According to Claire Craanen, a member of NATO’s Strategic Analysis Capability, the Alliance now faces two challenges: to maintain its vocation (and thus to carry out the values for which it was founded), and to adapt itself to new threats that come from external borders but have an impact inside them. In fact, over recent years, NATO has concentrated its strength in the Baltic region, in the Black Sea and in the Mediterranean Sea areas, but at the same time it should increasingly invest in the northern front of the Alliance. The aim of NATO’s approach, in a constantly evolving geopolitical context, is the ability to synthesize what the Alliance was and what it has become. This is the reason why an inclusive approach can be considered the best way to connect the past and the present.

On March 6th2017, Rose Gottemoeller, NATO’s Deputy Secretary-General (SG) during the Conference organized by Chatham House (London), confirmed the Alliance’s ability to adapt to current challenges while trying to maintain its identity. According to her, since the end of the Cold War, NATO based its strategy on « effective multilateralism »: NATO, as the EU and the UN, is an organization founded in the aftermath of World War II. After forty years of bipolar order, international relations became multilateral and this involved sharing challenges and responsibilities, accepting the transformation. This means that currently global problems require global solutions, elaborated by different actors that communicate and cooperate. According the Deputy SG, if NATO continues to exist it is because during the last twenty years it was able to adapt in a world that is changing.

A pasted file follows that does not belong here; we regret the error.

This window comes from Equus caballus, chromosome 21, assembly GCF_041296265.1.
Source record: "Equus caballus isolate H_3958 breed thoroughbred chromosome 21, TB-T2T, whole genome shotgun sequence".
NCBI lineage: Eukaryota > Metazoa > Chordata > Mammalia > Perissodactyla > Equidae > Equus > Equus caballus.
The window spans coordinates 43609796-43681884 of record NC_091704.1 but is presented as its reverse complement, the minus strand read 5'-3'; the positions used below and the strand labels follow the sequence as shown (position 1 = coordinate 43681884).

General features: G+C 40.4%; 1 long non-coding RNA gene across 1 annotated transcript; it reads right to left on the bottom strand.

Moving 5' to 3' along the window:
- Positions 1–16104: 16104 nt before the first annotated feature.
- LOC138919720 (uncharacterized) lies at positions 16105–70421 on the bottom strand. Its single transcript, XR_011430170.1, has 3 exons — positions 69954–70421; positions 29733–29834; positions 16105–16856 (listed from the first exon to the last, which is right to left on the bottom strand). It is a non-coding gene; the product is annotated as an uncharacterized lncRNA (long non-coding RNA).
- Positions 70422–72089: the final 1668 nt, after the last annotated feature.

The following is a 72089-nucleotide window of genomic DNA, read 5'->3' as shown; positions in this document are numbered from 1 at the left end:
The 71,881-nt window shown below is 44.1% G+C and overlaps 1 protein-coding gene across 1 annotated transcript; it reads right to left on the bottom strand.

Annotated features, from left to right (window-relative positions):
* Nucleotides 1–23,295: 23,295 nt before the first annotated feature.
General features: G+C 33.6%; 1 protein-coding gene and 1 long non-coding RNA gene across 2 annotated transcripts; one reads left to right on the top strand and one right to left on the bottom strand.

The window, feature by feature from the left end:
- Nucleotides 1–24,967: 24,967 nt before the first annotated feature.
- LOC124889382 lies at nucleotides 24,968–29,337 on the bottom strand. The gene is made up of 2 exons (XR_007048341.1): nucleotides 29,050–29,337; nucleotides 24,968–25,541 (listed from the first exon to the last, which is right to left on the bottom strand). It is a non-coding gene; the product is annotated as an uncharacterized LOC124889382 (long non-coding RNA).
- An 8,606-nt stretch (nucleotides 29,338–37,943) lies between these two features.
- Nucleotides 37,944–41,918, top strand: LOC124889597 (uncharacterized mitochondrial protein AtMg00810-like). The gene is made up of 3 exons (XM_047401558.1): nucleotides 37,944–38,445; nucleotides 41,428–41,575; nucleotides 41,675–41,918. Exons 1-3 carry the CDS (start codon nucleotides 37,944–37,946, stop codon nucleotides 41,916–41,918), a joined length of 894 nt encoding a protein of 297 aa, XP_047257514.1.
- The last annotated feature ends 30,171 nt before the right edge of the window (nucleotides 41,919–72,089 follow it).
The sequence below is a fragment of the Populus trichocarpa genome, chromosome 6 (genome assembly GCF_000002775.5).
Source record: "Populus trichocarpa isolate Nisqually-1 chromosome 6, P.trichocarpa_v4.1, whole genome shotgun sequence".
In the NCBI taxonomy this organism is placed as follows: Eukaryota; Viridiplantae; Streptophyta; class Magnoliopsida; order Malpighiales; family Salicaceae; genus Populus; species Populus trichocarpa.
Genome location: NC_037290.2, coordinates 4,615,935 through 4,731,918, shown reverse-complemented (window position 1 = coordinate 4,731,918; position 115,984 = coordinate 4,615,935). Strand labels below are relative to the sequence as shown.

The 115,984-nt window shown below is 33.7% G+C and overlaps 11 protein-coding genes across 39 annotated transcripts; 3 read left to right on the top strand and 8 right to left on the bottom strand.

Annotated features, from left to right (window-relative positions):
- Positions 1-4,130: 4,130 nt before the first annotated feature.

During the first 40 years, NATO focused almost exclusively on collective defense. But after the fall of the Berlin Wall and the dissolution of the Soviet Union, it adapted to both circumstances and security challenges. Precisely for this reason, Deputy SG during her analysis underlined on the one hand the Alliance’s ability to expand its capacity to intervene, and on the other its enlargement path: open itself to accept new countries. Enlargement is an important factor contributing to NATO’s evolution and adaptability. In fact, Deputy SG emphasizes that security is not an abstract concept that concerns the stability of the Alliance countries, but is a goal to be achieved by interacting and intervening in unstable neighbourhoods.

The four NATO operations mentioned above are examples of this multilateral approach. It should not only consider the geographical area, but the type of mission, its characteristics and its objectives. Through different approaches and practices, maintaining stability outside the Alliance borders is the priority. NATO develops its approach, and at the same time each mission suits the problem in a particular area that can pose a threat to the Alliance.

  1. The Hub for the South and the hybrid threats